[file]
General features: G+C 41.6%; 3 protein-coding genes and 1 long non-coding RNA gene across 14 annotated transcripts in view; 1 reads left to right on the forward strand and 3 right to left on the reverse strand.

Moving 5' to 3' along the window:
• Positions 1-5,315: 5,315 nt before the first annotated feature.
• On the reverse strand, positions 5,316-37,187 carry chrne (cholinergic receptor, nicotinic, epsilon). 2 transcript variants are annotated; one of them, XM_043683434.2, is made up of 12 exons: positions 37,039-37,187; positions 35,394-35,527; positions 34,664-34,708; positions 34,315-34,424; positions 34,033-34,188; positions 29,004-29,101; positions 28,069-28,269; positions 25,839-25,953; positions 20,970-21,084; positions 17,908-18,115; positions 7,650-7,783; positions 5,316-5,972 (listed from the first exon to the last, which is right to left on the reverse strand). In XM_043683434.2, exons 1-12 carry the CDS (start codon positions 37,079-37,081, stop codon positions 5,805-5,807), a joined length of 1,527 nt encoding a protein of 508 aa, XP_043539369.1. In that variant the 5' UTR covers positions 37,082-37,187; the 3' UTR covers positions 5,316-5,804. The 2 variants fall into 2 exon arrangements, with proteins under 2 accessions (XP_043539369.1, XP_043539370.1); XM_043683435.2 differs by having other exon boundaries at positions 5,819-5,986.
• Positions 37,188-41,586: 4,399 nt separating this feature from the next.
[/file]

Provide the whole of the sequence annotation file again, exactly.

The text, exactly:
General features: G+C 41.6%; 3 protein-coding genes and 1 long non-coding RNA gene across 14 annotated transcripts in view; 1 reads left to right on the forward strand and 3 right to left on the reverse strand.

Moving 5' to 3' along the window:
• Positions 1-5,315: 5,315 nt before the first annotated feature.
• On the reverse strand, positions 5,316-37,187 carry chrne (cholinergic receptor, nicotinic, epsilon). 2 transcript variants are annotated; one of them, XM_043683434.2, is made up of 12 exons: positions 37,039-37,187; positions 35,394-35,527; positions 34,664-34,708; positions 34,315-34,424; positions 34,033-34,188; positions 29,004-29,101; positions 28,069-28,269; positions 25,839-25,953; positions 20,970-21,084; positions 17,908-18,115; positions 7,650-7,783; positions 5,316-5,972 (listed from the first exon to the last, which is right to left on the reverse strand). In XM_043683434.2, exons 1-12 carry the CDS (start codon positions 37,079-37,081, stop codon positions 5,805-5,807), a joined length of 1,527 nt encoding a protein of 508 aa, XP_043539369.1. In that variant the 5' UTR covers positions 37,082-37,187; the 3' UTR covers positions 5,316-5,804. The 2 variants fall into 2 exon arrangements, with proteins under 2 accessions (XP_043539369.1, XP_043539370.1); XM_043683435.2 differs by having other exon boundaries at positions 5,819-5,986.
• Positions 37,188-41,586: 4,399 nt separating this feature from the next.